Is Botox toxic? Is it possible for Botox to permanently “freeze” my face? How much research has actually been done on Botox?
All of these are important questions that you should be asking. However, all of them have very promising answers for those who are considering Botox treatments. Today we’re going to be addressing the top 3 most common myths about Botox and outlining why Botox is safe, effective, and well researched.
Myth #1: Botox is Toxic
Just because the sound “tox” is in something, doesn’t mean it’s deadly and dangerous for humans. We understand the reaction…but it’s simply not true. In fact, we’re willing to bet that most of the claims that “botox is toxic” simply stems from word association. The general public most likely assumes that because both words contain “tox”, they’re deadly. Perhaps outlining how Botox got it’s name would help ease some of the tension.
The name “Botox” is an abbreviation of the word Botulinum toxin. Botulinum toxins are proteins and, in their natural state, are produced by a specific type of bacteria. However, please don’t believe that scientists are simply extracting this neurotoxin and directly injecting it into patients. From the time Botulinum toxin is extracted, it undergoes a large variety of procedures and preparations to make it safe for human use. The effects of the Botulinum toxin proteins are a micro chasm (much more diluted and weakened version) of their effects in natural environments.
The reality is, the FDA approved Botox for therapeutic use back in 1989 and since then, it has been safely administered to countless patients.
Myth #2: Botox Will Prevent Me From Being Able to Make Facial Expressions.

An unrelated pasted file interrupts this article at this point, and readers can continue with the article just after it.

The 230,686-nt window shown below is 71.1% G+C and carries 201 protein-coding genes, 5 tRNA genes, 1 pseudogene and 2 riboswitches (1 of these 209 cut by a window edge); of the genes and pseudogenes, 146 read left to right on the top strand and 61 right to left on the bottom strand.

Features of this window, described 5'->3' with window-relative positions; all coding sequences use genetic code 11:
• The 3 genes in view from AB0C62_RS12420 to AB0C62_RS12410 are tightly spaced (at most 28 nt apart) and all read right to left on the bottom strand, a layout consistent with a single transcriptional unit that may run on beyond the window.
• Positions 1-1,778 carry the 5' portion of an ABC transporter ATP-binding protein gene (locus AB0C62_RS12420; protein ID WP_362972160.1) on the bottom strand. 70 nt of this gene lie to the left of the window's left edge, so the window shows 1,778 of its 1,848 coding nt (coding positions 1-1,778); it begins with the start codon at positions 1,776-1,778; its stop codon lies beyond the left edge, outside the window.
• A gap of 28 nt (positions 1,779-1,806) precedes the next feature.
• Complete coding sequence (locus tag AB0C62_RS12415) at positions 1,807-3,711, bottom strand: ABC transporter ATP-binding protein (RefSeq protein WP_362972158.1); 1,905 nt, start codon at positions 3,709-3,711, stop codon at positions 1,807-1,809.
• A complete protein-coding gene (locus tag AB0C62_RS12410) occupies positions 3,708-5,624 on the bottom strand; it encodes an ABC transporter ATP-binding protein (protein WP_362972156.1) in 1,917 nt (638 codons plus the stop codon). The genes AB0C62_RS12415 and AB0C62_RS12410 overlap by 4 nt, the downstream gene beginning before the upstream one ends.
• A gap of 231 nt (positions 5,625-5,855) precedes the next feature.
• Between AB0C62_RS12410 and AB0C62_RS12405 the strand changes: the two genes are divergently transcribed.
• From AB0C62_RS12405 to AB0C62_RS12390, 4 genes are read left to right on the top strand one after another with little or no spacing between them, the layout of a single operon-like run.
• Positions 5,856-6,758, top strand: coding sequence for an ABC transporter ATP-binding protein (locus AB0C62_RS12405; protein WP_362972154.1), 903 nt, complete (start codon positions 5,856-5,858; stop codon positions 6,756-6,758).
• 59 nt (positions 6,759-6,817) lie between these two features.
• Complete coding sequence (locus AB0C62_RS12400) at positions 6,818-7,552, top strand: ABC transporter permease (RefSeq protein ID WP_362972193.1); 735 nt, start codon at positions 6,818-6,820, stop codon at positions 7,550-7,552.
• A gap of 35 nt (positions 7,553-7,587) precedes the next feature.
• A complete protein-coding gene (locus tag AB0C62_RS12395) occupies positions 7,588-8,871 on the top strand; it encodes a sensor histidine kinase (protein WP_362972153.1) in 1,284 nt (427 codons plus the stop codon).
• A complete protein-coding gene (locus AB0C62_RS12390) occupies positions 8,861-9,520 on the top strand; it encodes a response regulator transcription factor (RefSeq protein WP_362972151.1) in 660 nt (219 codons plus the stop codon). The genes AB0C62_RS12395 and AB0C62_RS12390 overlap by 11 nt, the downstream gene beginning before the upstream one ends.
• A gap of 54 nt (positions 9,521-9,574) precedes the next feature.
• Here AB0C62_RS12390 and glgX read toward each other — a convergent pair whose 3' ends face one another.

Facial expressions are a very important part of communication. We often choose our friends, partners, actors, and comedians off of facial expressions. It’s the non-verbal element which actually accounts for 80% of human interaction. We completely understand the fear behind losing the ability to control facial expressions. However, this is not a risk you need to be concerned with.
Botulinum toxin works by blocking nerves in the face that cause muscles to contract which ultimately leads to wrinkle formation. Much like other treatments, the success of the injection comes down to initial dosage, pre-disposition (quantity/severity of wrinkle formation), and how long your injection lasts.
The myth that botox injections could paralyze your face forever is simply not true. Paralysis occurs when your nerve cells die/degenerate and lose their ability to send signals (spinal cord injuries, nerve disorders, etc.). Keep in mind that Botox injections are not altering the function of your nerve cells. That is to say, your nerves are still firing signals at the same rate as before, we haven’t altered that ability. We are simply blocking those signals from carrying out the response.
When you shut off a light switch, the room goes dark. But that doesn’t mean there’s something wrong with the electricity running through out your entire house. You’re switching a circuit off so that the room doesn’t stay lit. That’s the same thing we’re doing with Botox. You can always turn the switch back on.
Myth #3: Botox is Only Used to “Make People Prettier”
Contrary to popular belief, Botox was actually first used as a treatment for an ailment called strabismus, which effects the function of eye muscles. It’s also used for Temporomandibular Joint (TMJ) dysfunction, and neck/back pain. The reason these medical applications are overlooked is they’re not “flashy”. We often hear about celebrities, models, friends that get Botox for aesthetic purposes (which is their decision to make and should be supported). But let’s not let Hollywood to change our perception of Botox and let its other applications get lost in the weeds.
Hopefully this article helps those of you who are considering Botox treatments, but are discouraged by some of the myths you’ve heard. It’s smart to have reservations. It means you actually consider all of the outcomes before you try something and dive head first into a treatment. Just make sure that you’re taking in information from all sources, not just the ones with flashy tags. If you have any concerns please consult your primary care physician and make sure you’re getting advice from licensed medical professionals!